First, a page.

Autonomy in the Real, Unstructured World
Popular articles about advances in autonomous systems suggest that in the very near future our cities will be covered by delivery drones and disasters will be met with swarms of helpful robots to gather data and deliver aid. Reaching this future will require autonomy algorithms that are able to understand the assumptions they are making and assess whether or not their hardware and information systems allow them to make correct decisions. It also requires tight coupling between the design of algorithms for autonomous systems and the design of their hardware for navigation and communications.
In this talk, I will discuss an approach developed at the Naval Research Laboratory to design swarm control laws and mode-switching protocols to account for these "real-world" issues, beginning with a discussion of the trade space between complexity, performance and reliability. I will then present potential field behaviors that are designed to work at specific instances within this trade space and a means of using linear temporal logic (LTL) to produce correct-by-construction mode selection tools that allow robots to detect their position in this trade space and select an appropriate behavior.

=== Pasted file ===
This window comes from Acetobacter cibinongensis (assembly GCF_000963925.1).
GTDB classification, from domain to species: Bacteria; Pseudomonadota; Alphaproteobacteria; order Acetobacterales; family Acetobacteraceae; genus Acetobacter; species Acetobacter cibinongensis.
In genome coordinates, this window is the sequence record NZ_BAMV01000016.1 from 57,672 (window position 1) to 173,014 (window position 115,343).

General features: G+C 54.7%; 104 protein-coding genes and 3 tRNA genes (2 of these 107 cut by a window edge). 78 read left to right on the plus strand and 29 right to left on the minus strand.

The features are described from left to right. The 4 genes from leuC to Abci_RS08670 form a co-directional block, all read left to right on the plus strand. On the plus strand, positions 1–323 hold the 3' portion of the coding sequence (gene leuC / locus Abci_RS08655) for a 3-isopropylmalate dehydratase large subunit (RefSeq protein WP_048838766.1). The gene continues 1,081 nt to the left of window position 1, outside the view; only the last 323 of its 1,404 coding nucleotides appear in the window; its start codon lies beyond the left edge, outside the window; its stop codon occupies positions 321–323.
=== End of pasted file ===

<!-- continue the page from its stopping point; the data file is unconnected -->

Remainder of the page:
This LTL framework allows us to separate safety concerns from higher level autonomy such as task selection and scheduling, as the LTL controllers guarantee that vehicles will not engage in unsafe behaviors. I will discuss how this approach allows us to reduce the state space of higher level autonomy algorithms such as task selection and scheduling.
The talk will conclude with description of a simulated disaster relief mission performed by simulated and live teams of heterogeneous robots in outdoor environments. The results of these experiments will show lessons learned about how to decouple complex problems into abstract decisions and concrete actions.
Date and Time
- Date: 25 Oct 2016
- Time: 06:30 PM to 08:30 PM
- All times are (GMT-05:00) EST
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- 1616 Anderson Rd
- McLean, Virginia
- United States 22102
- Room Number: 3rd Floor Conference Room
Dr. Thomas Apker